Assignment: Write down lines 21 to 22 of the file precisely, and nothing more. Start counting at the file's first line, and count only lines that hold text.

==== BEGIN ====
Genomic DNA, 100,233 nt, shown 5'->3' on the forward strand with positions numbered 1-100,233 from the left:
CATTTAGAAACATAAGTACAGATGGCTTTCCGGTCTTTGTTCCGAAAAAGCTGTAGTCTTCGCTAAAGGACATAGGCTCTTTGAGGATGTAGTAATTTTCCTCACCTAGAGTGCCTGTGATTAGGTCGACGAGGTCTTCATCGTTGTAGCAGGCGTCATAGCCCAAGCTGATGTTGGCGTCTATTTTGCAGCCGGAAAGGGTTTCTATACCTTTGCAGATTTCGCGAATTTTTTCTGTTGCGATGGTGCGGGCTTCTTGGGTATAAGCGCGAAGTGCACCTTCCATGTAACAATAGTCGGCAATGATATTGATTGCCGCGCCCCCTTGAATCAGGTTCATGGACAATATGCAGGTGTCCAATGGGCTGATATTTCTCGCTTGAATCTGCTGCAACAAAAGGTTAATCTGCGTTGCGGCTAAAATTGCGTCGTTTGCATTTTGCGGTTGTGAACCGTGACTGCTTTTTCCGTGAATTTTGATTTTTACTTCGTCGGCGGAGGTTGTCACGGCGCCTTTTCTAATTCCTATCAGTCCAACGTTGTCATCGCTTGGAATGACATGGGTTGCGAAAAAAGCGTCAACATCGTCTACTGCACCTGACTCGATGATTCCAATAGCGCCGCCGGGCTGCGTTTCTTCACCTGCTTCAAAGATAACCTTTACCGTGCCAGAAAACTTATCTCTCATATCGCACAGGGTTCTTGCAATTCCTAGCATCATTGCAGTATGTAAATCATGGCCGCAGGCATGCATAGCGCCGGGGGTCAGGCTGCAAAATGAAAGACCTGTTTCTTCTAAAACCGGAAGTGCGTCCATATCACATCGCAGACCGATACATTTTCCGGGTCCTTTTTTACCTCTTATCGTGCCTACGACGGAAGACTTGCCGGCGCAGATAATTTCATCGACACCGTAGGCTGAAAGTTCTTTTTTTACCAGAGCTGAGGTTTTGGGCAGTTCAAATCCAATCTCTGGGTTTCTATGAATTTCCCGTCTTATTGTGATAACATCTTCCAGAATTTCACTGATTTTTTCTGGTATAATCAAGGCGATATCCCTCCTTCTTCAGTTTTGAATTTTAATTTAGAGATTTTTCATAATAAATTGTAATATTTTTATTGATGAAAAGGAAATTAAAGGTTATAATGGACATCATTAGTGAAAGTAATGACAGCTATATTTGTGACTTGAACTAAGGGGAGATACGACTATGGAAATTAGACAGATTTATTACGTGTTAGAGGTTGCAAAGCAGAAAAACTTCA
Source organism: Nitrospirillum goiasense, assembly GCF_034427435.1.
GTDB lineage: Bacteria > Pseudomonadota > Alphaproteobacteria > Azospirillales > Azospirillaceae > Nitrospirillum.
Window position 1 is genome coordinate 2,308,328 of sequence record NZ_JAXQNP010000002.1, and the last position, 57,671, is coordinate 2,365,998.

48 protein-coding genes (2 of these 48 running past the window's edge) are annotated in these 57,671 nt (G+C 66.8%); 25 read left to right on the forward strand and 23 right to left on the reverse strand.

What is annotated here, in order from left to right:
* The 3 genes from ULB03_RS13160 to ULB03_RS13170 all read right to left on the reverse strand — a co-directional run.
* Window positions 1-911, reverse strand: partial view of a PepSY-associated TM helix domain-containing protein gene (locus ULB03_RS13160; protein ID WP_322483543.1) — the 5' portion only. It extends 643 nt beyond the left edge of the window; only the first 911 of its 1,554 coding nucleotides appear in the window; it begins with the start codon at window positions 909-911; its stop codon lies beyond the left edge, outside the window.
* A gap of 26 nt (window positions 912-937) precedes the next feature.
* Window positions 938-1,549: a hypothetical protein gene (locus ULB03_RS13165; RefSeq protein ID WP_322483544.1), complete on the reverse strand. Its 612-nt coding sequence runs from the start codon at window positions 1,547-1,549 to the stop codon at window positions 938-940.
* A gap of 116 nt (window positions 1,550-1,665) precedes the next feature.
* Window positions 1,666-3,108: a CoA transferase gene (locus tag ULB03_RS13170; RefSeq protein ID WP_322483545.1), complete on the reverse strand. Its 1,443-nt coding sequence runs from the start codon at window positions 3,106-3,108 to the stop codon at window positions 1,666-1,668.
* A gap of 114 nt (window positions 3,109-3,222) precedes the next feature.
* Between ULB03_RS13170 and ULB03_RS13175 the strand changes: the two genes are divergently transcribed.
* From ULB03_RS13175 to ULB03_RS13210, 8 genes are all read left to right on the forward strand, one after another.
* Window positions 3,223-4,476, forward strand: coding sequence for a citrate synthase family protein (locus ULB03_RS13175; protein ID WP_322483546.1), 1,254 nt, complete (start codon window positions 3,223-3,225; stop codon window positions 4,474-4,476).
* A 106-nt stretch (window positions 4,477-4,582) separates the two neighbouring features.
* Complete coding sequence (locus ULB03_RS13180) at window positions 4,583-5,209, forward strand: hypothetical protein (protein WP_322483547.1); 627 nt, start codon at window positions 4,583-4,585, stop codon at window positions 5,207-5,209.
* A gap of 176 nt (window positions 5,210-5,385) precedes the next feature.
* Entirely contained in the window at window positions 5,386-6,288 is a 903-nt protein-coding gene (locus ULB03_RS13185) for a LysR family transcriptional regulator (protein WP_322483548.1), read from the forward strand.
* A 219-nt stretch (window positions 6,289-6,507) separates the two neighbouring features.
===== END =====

* Entirely contained in the window at window positions 5,386-6,288 is a 903-nt protein-coding gene (locus ULB03_RS13185) for a LysR family transcriptional regulator (protein WP_322483548.1), read from the forward strand.
* A 219-nt stretch (window positions 6,289-6,507) separates the two neighbouring features.